The Constitution and Criminal Procedure

First Principles

Akhil Reed Amar

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March 30, 1998
288 pages, 6 1/8 x 9 1/4
ISBN: 9780300074888
Paper

Also Available in:
Cloth

Under the banners of the Fourth, Fifth, and Sixth Amendments, the Supreme Court has constitutionalized a vast amount of criminal procedure law in ways that often reward the guilty while hurting the innocent. In this sweeping and provocative book, a distinguished constitutional scholar critiques these developments and reconceptualizes the basic foundations of the field.
Akhil Amar examines the role of search warrants, the status of the exclusionary rule, self-incrimination theory and practice, and a host of Sixth Amendment trial-related rights. Through a close and original analysis of constitutional text, history, structure, and precedent—leavened with a healthy measure of common sense—he challenges conventional wisdom on a broad range of topics. He argues that the exclusion of reliable evidence in criminal trials is wrong in principle and in practice; unlawfully seized evidence and fruits of immunized testimony should be constitutionally admissible in criminal trials. Deterrence of government misconduct should in general occur through civil damage suits and administrative sanctions rather than through criminal exclusion.
Although addressed to lawyers, judges, and law students, this bold book ultimately targets a much broader audience of policymakers and citizens who seek to understand the principles of this controversial area of constitutional law.

Akhil Reed Amar is Southmayd Professor of Law at Yale Law School. His many articles in constitutional law and criminal procedure have been widely cited by Supreme Court justices and lower court judges across the country.

"Amar’s knowledge of history is impressive, and the analytic path traveled to his conclusions is interesting, insightful, and provocative."—Susan R. Klein, Law and Social Inquiry

"The Constitution and Criminal Procedure is a vivid and provocative book—an unlikely mixture of old-fashioned textual inquiry and deeply felt constitutional populism. This book should help invigorate modern debate over the rights of criminals and the rights of the people as a whole."—Cass R. Sunstein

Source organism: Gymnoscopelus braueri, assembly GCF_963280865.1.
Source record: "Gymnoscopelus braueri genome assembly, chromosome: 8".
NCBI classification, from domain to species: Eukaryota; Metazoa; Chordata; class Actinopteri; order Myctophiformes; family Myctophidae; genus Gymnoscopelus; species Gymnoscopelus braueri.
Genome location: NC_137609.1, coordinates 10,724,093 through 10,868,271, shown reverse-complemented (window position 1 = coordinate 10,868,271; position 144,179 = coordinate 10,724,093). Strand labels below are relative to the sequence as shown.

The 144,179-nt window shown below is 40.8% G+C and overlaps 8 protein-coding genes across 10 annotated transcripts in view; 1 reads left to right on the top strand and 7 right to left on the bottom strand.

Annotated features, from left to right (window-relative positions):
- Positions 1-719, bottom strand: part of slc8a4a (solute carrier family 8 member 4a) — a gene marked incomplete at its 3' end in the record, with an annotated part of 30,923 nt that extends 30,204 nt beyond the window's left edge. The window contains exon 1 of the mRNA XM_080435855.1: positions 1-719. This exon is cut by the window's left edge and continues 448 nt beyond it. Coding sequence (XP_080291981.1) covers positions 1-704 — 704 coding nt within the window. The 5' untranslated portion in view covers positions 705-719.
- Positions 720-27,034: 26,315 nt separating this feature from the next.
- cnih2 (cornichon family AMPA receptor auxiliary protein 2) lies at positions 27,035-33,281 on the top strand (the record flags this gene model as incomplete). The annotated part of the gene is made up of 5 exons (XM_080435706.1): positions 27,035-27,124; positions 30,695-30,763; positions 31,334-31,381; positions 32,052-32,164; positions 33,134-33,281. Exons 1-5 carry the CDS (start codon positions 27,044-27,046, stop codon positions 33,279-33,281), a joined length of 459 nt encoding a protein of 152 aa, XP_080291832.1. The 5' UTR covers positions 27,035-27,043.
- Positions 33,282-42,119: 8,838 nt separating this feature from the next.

"Akhil Amar is the most creative legal scholar of his generation. In this pathbreaking book, he proposes to reconstruct the entire discipline of constitutional criminal procedure from the ground up. Even those who are inclined to resist his daring conclusions cannot ignore his dazzling intellectual achievement."—Jeffrey Rosen, New Republic

"With creativity and elegance, Amar explodes a perverse, befuddled orthodoxy. In its place, he fashions a new foundation for criminal procedure from systematic, compelling 'first principles' of constitutional law. The book will awaken a movement for legal reform."—Richard D. Parker

"Professor Amar has clearly mastered the forms of legal argument. His book is a model of how history, text, and policy can be combined to create a constitutional argument. . . . His work exhibits an extraordinary grasp of traditional legal materials, cases, legal treatises, law review articles, and the understandings of criminal procedures that animated the framing of constitutional criminal procedures. . . . Constitutionalism done properly is a multidisciplinary exercise. Professor Amar has made an important contribution to that exercise by elaborating in great detail the status of constitutional criminal procedure at the time of the framing and the confused evolution of constitutional criminal procedure at present."—Mark A. Graber, Law and Politics Book Review

"Each essay can be read on its own merits, but together they form a coherent whole. Although the book is addressed to lawyers, general readers can come away with a more informed judgment about the issues raised."—Choice

"Amar's analysis captures the spirit of the times, with its emphasis in many jurisdictions, the United Kingdom notable among them, on striking a new balance between defendants' rights and the public interest in securing convictions within the overall notion of preserving a fair trial. All those who are concerned with criminal procedure, with human rights and with international criminal law will find this book a challenging read."—Colin Warbrick, International and Comparative Law Quarterly

"A provocative and often brilliant book. . . . An abstract architectural plan against which to evaluate today's imperfect reality of criminal justice."—Alan Dershowitz, Slate

"This pathbreaking book will likely have a major influence on the state of our law."—Appellate Practice Journal

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